My Mimi, as the grandchildren call her, made four 15-piece nativity sets throughout the late 1980s. She and her friend Alice made the nativity sets in her craft barn, working all day every Thursday for years. Together they purchased the molds, poured a clay mixture into them, fired them in the kiln, and then hand-painted each ceramic piece. Each nativity took a year to complete.
Of the four nativity sets Mimi made, she gave two for churches to sell in support of their charities and work with the poor, one to my Aunt Nikki, and one to my mom. She never made one for herself.
After my mom died from breast cancer at 45 in 2004, her nativity set sat in storage until I graduated from high school and my dad and stepmother moved to Oxford, Mississippi. The nativity set then got passed down to me. I do not have room to display it in my home, so I decided to display it in my office at The Upper Room. I leave it on display year-round for several reasons: I like to be reminded of that special scene, even outside of Advent; it makes for beautiful office décor; and it reminds me of my sweet Mimi, who is near and dear to my heart.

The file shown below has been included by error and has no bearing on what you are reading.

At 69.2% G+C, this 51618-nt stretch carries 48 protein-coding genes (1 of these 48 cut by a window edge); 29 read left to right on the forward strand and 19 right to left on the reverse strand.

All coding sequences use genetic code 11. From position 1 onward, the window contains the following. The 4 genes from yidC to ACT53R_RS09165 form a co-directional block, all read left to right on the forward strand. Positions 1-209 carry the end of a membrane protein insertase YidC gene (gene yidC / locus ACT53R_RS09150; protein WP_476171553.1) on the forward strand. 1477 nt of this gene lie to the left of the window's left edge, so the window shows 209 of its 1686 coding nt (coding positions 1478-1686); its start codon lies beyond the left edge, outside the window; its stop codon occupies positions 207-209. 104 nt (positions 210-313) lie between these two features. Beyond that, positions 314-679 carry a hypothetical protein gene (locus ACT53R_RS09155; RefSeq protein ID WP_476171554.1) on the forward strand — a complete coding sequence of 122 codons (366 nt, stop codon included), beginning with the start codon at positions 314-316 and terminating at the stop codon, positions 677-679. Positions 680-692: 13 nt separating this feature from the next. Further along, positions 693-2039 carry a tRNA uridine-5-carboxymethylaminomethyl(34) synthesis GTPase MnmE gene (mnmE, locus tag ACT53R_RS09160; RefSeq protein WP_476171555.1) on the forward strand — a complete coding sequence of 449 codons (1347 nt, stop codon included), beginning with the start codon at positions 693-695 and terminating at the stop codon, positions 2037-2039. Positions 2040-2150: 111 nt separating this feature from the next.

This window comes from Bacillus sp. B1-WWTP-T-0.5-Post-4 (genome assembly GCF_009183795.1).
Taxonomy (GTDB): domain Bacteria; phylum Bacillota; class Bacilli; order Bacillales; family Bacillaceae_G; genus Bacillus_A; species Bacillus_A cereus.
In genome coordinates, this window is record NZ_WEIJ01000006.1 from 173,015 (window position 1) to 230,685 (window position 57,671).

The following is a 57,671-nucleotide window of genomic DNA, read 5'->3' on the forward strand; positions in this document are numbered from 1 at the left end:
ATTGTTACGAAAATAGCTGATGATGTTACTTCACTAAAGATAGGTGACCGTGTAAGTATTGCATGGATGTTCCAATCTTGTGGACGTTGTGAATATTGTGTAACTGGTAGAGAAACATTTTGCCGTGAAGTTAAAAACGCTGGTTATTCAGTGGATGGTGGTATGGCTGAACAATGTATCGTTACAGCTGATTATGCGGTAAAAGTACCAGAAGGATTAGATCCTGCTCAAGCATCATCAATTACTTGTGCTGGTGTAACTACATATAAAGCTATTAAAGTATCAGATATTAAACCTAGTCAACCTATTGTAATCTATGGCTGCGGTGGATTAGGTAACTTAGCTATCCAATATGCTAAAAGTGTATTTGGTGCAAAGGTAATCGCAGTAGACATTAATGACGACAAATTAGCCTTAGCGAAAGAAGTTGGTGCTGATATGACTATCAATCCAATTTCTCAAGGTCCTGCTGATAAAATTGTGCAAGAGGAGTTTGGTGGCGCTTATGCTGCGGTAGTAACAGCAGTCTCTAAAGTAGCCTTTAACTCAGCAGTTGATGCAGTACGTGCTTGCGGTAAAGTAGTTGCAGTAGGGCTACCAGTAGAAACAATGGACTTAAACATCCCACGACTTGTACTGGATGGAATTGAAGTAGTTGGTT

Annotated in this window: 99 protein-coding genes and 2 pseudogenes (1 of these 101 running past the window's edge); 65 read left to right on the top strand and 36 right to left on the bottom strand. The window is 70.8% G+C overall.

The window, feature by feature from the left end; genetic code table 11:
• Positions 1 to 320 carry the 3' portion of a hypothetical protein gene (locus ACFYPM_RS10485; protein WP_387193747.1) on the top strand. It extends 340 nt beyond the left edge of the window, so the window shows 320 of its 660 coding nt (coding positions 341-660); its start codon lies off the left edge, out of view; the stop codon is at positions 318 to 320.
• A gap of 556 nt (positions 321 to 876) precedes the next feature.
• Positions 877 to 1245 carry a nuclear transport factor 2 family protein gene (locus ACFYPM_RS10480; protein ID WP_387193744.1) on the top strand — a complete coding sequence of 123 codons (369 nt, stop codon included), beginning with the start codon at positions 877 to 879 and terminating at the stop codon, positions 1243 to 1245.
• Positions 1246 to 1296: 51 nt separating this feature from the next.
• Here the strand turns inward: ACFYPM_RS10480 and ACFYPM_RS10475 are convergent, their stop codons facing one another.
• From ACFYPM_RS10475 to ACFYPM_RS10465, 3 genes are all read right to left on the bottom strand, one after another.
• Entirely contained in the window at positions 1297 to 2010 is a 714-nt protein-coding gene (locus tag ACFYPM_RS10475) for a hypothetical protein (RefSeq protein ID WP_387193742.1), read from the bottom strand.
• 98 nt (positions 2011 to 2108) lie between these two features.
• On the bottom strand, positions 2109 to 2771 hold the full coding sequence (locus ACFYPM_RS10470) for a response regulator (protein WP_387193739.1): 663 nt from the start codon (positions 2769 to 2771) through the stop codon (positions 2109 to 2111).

My Mimi is now 86 years old and is an active member of St. Joseph Catholic Church in Poplarville, Mississippi
. She hasn’t done ceramics much since Alice died, because working with her friend was at least half the fun; but she says knowing that I cherish my nativity brings her great joy and makes the work well worth it.
Nativity in Sean’s office, completed in 1986 by Lou Stasny.
This Advent, share your favorite nativity scene on social media using the hashtag #MyLivingNativity
Sean Stasny is Web Developer at The Upper Room.
"When I became a parent, I struggled to find God within the chaotic world where I now lived. I was used to contemplative prayer, to silence and service and listening for God’s still, small voice in quiet, hidden spaces. Suddenly none of my life felt quiet or hidden – it was all loud, messy, and exposed." Discover more.